Briefly stated, the processing of a black lung claim begins with a determination of the claimant's eligibility by a deputy commissioner. In addition, the deputy commissioner determines whether there is a particular mining operator which is liable for any benefits to be paid. Both these findings are then embodied in a proposed decision and order. This order may be appealed to an ALJ. A hearing is conducted, and once the ALJ issues his order, any dissatisfied party may appeal to the BRB. See generally 20 C.F.R. §§ 725.350-.483.
Section 21(a) of the LHWCA, 33 U.S.C. § 921(a), designates when the decision of the ALJ becomes final and not subject to review by the BRB. It reads:
A compensation order shall become effective when filed in the office of the deputy commissioner as provided in section 919 of this title, and, unless proceedings for the suspension or setting aside of such order are instituted as provided in subdivision (b) of this section, shall become final at the expiration of the thirtieth day thereafter.
Further, the BRB's own regulation, 20 C.F.R. § 802.205,1 indicates that it will summarily dismiss any untimely appeal for lack of jurisdiction.
Given the fact that the ALJ's decision became effective on the day it was rendered, October 29, the claimant's notice of appeal, mailed December 3, 1980, was untimely.2 Unless the BRB is possessed of some discretion to enlarge the period for filing an appeal, it lacked jurisdiction to entertain claimant's appeal and properly dismissed the case.
Claimant maintains that the BRB's own regulations, specifically 20 C.F.R. §§ 802.2103 and 802.217,4 empower it to enlarge the period in which an appeal may be filed. However, an examination of these regulations reveals that they do not pertain to the filing of notices of appeal, but rather are applicable only to petitions for review-a document, stating the issues on appeal, submitted to the BRB after a notice of appeal has been timely filed.
Alternatively, claimant argues that § 22(a) of the LHWCA, 33 U.S.C. § 922(a), permits the BRB to review an appeal which is filed late. This statutory provision reads in pertinent part:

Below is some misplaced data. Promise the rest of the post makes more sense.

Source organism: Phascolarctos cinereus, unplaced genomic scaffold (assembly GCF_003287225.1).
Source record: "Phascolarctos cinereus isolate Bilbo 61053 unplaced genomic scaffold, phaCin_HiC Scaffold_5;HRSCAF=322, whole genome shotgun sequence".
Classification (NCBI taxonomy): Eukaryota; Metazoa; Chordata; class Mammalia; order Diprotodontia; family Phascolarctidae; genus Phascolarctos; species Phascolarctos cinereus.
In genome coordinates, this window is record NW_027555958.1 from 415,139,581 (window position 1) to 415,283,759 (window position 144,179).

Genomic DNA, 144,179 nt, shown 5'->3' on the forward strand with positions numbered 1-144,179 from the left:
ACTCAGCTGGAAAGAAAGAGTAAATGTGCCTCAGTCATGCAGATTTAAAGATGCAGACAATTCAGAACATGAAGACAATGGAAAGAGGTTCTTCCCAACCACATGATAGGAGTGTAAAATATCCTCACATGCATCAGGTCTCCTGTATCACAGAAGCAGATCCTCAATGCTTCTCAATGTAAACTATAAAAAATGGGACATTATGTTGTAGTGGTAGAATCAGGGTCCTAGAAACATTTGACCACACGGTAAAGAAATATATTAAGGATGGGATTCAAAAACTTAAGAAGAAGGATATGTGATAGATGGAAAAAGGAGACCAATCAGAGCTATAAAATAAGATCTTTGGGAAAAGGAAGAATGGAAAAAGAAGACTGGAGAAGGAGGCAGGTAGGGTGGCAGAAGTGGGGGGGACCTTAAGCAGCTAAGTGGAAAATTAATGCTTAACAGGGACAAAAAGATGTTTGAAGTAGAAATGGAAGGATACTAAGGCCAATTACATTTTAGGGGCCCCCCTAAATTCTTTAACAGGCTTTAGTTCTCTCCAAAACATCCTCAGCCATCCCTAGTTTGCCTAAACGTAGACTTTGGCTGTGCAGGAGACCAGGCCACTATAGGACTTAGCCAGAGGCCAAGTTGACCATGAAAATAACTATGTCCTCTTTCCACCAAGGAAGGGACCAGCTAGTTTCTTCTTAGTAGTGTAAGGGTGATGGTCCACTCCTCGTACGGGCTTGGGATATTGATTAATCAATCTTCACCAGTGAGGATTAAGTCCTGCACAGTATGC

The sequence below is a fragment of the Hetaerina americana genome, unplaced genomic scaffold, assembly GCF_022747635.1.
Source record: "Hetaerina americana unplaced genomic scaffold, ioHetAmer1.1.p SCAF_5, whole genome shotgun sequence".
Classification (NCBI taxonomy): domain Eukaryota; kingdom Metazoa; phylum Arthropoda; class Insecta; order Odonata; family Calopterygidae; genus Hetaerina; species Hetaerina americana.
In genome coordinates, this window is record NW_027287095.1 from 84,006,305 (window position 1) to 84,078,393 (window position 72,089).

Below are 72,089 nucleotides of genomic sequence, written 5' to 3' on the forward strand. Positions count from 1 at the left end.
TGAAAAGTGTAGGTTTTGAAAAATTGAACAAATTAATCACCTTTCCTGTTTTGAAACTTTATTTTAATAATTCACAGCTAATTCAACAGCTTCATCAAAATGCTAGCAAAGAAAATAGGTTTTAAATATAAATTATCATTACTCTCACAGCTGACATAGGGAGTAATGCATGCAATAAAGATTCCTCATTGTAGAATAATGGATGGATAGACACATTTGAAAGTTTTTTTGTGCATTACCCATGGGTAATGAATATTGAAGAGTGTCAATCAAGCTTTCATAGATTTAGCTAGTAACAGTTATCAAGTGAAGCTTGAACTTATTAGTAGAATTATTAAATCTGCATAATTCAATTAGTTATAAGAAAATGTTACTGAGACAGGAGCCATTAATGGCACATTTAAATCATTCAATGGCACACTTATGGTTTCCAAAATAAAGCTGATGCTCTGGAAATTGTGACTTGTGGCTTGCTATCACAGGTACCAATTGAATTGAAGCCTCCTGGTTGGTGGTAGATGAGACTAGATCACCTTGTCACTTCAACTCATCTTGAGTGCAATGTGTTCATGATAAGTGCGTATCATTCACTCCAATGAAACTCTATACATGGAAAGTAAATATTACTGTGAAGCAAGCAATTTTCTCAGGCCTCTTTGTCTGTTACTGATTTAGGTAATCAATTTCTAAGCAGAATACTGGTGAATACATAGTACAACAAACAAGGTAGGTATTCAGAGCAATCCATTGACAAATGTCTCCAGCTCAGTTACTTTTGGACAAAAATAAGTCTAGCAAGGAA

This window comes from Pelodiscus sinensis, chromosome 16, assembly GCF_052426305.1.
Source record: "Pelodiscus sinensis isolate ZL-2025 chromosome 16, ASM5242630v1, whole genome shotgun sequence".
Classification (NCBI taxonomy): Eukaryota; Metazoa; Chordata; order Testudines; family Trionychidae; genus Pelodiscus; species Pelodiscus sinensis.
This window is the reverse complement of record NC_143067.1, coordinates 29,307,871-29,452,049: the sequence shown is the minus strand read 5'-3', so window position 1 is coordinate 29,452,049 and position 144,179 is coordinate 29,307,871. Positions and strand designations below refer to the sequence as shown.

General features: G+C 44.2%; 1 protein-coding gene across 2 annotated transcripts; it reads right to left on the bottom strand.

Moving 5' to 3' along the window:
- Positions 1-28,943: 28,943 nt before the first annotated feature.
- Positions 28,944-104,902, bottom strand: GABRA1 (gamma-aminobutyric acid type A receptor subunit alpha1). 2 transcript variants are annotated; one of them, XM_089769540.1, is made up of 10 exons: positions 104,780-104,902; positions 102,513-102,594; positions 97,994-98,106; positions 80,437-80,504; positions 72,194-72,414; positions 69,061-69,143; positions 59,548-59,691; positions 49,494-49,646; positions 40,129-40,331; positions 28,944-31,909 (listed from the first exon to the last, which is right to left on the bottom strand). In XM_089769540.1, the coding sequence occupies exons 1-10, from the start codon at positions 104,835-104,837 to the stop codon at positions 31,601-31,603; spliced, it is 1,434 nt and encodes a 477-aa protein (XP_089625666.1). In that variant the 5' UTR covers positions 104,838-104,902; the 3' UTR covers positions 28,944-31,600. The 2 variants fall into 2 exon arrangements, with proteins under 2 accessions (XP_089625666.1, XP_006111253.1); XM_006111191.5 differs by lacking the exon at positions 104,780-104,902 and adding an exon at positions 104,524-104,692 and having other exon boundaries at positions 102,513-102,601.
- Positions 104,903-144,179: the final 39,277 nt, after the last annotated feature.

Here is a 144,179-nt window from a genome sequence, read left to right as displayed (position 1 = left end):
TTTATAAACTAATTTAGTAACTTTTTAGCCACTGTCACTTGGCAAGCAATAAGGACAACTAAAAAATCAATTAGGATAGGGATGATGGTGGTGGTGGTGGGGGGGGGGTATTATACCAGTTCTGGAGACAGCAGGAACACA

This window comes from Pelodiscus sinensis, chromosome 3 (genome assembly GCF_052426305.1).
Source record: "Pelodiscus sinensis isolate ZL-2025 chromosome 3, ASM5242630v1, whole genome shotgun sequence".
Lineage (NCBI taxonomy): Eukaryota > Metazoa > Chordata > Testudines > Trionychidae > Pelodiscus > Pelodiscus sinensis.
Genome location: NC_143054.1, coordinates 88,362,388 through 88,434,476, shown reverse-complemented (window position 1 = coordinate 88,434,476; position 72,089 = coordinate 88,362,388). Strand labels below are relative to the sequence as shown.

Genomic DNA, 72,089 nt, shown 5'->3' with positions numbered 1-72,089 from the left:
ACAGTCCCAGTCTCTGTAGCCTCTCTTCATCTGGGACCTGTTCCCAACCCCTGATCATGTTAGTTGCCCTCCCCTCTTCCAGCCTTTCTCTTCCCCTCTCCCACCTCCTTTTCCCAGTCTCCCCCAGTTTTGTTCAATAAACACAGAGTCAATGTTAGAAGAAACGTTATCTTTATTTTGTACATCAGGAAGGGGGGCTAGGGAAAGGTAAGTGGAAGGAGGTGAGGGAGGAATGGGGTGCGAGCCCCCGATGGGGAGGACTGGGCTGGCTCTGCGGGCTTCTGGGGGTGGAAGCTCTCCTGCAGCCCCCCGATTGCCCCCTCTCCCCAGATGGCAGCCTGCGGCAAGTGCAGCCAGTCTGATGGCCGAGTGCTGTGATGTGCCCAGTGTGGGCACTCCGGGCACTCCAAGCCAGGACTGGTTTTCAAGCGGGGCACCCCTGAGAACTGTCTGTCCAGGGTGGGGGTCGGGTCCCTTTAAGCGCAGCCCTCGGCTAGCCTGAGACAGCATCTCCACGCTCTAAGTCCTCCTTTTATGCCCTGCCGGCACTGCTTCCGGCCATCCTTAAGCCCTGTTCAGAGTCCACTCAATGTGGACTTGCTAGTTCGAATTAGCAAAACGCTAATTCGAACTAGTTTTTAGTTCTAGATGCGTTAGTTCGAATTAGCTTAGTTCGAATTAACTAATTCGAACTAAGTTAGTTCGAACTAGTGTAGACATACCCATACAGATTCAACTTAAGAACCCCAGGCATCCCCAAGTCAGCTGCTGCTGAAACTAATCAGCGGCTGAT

Upon his own initiative, or upon the application of any party in interest, on the ground of a change in conditions or because of a mistake in a determination of fact by the deputy commissioner, the deputy commissioner may, at any time prior to one year after the date of the last payment of compensation, whether or not a compensation order has been issued, or at any time prior to one year after the rejection of a claim, review a compensation case in accordance with the procedure proscribed in respect of claims in section 919 of this title, and in accordance with such section issue a new compensation order which may terminate, continue, reinstate, increase, or decrease such compensation, or award compensation.
The purpose of this section is to permit a deputy commissioner to modify an award where there has been "a mistake in a determination of fact (which) makes such a modification desirable in order to render justice under the act." Banks v. Chicago Grain Trimmers Association, Inc., 390 U.S. 459, 464, 88 S.Ct. 1140, 1144, 20 L.Ed.2d 30 (1968). As stated by the claimant, a deputy commissioner does have jurisdiction pursuant to this section to reopen a compensation decision even though there was no notice of appeal filed within the thirty-day period allotted by the statute. McCord v. Cephas, 532 F.2d 1377, 1379-80 (D.C.Cir.1976).5